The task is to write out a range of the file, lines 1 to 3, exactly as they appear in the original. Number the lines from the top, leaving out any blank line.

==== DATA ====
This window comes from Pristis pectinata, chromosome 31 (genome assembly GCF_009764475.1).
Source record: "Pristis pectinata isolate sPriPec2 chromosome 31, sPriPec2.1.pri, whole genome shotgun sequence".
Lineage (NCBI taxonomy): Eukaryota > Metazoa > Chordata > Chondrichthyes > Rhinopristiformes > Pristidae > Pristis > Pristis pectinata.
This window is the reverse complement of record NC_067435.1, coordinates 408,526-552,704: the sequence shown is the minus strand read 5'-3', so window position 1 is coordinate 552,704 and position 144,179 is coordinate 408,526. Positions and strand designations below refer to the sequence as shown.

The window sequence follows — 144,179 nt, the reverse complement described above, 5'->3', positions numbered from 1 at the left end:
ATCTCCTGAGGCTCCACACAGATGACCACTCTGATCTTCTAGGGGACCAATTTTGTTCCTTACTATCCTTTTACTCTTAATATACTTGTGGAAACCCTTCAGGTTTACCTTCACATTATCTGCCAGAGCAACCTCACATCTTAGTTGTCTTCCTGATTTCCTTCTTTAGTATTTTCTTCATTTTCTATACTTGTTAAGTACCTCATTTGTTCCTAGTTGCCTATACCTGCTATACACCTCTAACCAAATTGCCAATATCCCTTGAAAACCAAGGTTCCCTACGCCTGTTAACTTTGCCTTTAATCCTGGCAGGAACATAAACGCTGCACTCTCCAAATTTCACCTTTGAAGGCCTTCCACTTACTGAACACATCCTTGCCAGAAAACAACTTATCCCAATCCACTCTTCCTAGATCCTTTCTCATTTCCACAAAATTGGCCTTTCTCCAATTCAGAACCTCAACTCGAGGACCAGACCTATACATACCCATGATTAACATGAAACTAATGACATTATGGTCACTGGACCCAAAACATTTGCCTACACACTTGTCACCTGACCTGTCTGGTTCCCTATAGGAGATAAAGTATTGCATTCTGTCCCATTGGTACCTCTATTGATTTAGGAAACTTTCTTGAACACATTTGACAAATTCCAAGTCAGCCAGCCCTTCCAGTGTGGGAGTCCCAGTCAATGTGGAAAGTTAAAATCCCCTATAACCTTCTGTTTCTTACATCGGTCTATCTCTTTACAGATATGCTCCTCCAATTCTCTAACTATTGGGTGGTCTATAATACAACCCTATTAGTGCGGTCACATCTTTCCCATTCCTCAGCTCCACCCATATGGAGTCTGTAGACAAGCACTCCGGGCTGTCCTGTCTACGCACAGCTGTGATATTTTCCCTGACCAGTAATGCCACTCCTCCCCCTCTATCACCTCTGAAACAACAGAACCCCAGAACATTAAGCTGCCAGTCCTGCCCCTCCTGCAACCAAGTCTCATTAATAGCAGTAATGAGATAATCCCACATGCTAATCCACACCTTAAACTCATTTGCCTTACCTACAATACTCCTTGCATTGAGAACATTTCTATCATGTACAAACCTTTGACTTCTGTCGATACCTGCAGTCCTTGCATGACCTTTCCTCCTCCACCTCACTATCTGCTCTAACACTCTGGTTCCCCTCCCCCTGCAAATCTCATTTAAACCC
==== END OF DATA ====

This window comes from Pristis pectinata, chromosome 31 (genome assembly GCF_009764475.1).
Source record: "Pristis pectinata isolate sPriPec2 chromosome 31, sPriPec2.1.pri, whole genome shotgun sequence".
Lineage (NCBI taxonomy): Eukaryota > Metazoa > Chordata > Chondrichthyes > Rhinopristiformes > Pristidae > Pristis > Pristis pectinata.